Review by Kit England
When I stumbled across this book I was intrigued. For those not familiar with the Author, Daniel Goleman is a journalist traditionally associated with psychology. He is most commonly known for ‘Emotional Intelligence’, and ‘Working with Emotional Intelligence’ – two books in the early 90’s which provided new perspectives on management and careers by exploring our ‘two minds’, the rational and the emotional. These insights – that the brain is not only governed by our ‘rational’ abilities, but also by emotional skills such as empathy, impulses, and social competence, – helped millions leverage these traits.
So when he decided to write a book about ‘Ecological Intelligence’ I was sceptical. What could a journalist covering psychology bring to a field where the perception is that solutions lie in technology and investment? If you speak to most people who work in Environmental Careers, the solutions are there; we just need political will and investment to achieve change. But give it time and the book tells a gripping tale.
The early chapters explore the wealth of data and information on the social and environmental impacts of products generated by large companies such as Proctor and Gamble and Coca Cola. Goleman demonstrates how those who are embracing sustainability at the core of their business are increasingly competitive and able to drive change in the supply chains. He then evaluates initiatives where data on environmental and social impacts provided to consumers drives changes in markets, based on psychological and emotional parts of the brain. Whilst this resonates with press revelations on horsemeat, or sweatshops, Goleman also identifies that the closed nature of this information, to consumers (individuals and organisations) are a key barrier to driving further, less headline-grabbing action. He finishes by demonstrating how companies’ adopting these technologies makes it possible for markets and their pursuit of profit to become aligned with social and environmental improvement. He calls the process of releasing and publishing this information ‘radical transparency’; and that by showing information to people we educate them to be ‘ecologically intelligent’.
The book is well written, but some Green Thinkers may find it a slow start as Goleman introduces the concept and practices of lifecycle analysis and industrial ecology. While these chapters offer very little new content, they serve as a good introduction for those who are new to the area and set up the pretext for the rest of the book. The case studies are varied and relevant throughout; Goleman has clearly had access to a good range of people in the field throughout his time researching and writing the book.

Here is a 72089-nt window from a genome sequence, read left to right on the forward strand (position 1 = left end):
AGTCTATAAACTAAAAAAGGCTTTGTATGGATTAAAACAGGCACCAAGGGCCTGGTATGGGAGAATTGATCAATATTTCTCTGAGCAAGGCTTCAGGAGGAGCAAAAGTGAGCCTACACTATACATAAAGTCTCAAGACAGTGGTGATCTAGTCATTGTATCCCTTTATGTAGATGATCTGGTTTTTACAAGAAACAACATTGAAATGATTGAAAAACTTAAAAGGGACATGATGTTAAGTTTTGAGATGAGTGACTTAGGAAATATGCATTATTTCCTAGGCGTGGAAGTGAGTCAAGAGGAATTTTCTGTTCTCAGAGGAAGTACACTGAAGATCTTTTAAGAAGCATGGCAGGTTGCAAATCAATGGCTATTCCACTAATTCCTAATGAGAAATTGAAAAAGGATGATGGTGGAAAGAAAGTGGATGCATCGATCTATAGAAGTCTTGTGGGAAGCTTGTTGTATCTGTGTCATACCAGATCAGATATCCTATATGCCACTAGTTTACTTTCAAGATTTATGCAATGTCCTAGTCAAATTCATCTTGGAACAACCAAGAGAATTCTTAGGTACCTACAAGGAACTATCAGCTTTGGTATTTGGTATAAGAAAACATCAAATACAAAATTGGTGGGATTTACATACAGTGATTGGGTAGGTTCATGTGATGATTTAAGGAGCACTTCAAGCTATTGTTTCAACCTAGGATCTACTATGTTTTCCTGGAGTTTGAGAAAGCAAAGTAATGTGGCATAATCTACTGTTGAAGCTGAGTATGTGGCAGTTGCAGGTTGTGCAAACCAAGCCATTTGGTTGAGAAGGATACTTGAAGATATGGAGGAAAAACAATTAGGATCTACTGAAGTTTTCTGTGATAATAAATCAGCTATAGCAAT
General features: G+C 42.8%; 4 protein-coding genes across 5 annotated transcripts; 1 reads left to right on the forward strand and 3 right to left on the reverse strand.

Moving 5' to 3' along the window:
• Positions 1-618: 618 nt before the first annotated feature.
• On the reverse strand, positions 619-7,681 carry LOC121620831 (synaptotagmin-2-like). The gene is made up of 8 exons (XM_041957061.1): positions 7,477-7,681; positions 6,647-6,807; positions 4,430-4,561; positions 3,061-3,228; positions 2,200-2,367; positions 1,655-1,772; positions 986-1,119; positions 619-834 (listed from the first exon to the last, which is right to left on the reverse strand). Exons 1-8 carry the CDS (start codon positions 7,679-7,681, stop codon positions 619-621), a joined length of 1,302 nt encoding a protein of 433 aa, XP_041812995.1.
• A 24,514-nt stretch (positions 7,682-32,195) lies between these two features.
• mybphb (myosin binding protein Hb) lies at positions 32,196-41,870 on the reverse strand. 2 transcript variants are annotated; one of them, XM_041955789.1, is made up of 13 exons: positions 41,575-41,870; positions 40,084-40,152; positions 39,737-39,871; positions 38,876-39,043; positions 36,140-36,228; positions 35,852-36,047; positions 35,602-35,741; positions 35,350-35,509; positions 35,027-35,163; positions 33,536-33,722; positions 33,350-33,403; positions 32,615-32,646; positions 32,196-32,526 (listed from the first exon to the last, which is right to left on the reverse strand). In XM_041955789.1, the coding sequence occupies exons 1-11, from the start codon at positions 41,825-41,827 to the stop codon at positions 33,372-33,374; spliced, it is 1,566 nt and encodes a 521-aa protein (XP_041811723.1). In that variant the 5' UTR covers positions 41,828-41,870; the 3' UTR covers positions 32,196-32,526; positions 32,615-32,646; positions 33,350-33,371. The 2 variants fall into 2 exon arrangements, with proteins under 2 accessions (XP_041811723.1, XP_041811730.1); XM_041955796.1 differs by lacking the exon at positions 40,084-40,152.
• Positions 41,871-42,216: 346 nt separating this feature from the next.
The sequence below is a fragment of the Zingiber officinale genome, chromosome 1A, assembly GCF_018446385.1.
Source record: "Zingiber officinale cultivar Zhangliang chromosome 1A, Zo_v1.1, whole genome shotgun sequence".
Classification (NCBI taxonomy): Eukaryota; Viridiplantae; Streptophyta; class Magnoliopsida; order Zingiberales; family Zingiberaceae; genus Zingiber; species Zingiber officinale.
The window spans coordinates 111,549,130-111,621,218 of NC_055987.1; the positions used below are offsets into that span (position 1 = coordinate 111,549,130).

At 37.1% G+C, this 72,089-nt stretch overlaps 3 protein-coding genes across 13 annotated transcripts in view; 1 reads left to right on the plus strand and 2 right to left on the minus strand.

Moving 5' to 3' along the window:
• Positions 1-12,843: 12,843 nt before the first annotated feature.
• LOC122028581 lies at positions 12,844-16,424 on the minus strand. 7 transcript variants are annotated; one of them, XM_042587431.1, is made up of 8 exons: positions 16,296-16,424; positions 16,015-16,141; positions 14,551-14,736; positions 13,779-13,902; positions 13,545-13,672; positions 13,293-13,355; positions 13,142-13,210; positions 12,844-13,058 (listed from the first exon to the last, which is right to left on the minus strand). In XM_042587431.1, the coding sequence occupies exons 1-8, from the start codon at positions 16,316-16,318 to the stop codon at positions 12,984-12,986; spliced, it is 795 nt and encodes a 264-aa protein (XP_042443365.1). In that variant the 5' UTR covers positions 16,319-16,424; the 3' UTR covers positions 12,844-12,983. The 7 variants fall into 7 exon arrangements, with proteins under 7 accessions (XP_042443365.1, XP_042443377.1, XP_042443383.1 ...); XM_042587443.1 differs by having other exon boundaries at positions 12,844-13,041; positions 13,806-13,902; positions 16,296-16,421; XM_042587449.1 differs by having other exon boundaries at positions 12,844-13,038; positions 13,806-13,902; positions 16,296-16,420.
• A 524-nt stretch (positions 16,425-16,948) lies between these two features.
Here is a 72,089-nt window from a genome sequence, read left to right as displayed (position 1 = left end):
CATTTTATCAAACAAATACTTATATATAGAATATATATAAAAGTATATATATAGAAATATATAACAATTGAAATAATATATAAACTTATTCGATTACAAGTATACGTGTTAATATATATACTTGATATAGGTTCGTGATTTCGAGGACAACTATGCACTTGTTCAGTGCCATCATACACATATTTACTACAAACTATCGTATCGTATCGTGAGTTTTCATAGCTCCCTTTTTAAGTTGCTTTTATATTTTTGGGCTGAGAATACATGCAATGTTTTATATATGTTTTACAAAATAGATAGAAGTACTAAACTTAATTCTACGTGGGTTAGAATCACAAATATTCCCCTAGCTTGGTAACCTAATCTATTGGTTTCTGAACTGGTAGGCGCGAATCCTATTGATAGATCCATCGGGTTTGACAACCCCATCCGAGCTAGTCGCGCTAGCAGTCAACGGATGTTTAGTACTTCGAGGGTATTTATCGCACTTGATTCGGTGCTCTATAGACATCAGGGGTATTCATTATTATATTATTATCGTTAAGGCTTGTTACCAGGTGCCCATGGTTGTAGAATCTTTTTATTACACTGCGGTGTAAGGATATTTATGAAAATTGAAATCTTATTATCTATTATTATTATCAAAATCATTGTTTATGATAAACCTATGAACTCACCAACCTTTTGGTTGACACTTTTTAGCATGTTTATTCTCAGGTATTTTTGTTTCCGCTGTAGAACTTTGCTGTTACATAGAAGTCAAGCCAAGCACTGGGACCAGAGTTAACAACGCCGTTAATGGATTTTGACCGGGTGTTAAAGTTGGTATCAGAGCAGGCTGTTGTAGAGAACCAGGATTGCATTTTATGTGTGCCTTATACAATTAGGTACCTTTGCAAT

However, what struck me most about Goleman’s proposition was the simplicity and neatness of what he advocates. A lot of other writers such as Tim Jackson offer alternative economic models; but these are incredibly complicated and advocate a complete revolution in the structures of communities, societies, and their relationship with products. Where Goleman’s approach is different is that he works to re-purpose existing structures and models. The case studies illustrate that a lot of the components needed for his vision are already happening, and the advantages in such an approach, such as sidestepping the political process. In many ways this makes the book as much a social commentary on innovation and market forces as an economic theory.
The book however is not without its faults. Goleman dedicates little space to exploring the problems of his approach. These include how to engender a shift in the companies’ mind-sets and whether this shift would be quick enough to address global resource limits. He also glosses over the difficulties and tensions in LCA, such as how to communicate potentially confusing and conflicting messages (such as New Zealand lamb having lower CO2 than local Lamb) to consumers, merely assuming that a high level label is sufficient. The book also fails to explore a more fundamental question of democracy, in that it doesn’t explore how markets shape people’s worlds, irrespective of political and democratic mandates. In fairness this is a very different question and could be explored elsewhere. Overall the book makes an important contribution to how we drive forward environmental and social progress in a sector critical to the world’s way of life, providing insight into how we should apply emerging trends in environmental and digital agendas to further environmental goals.
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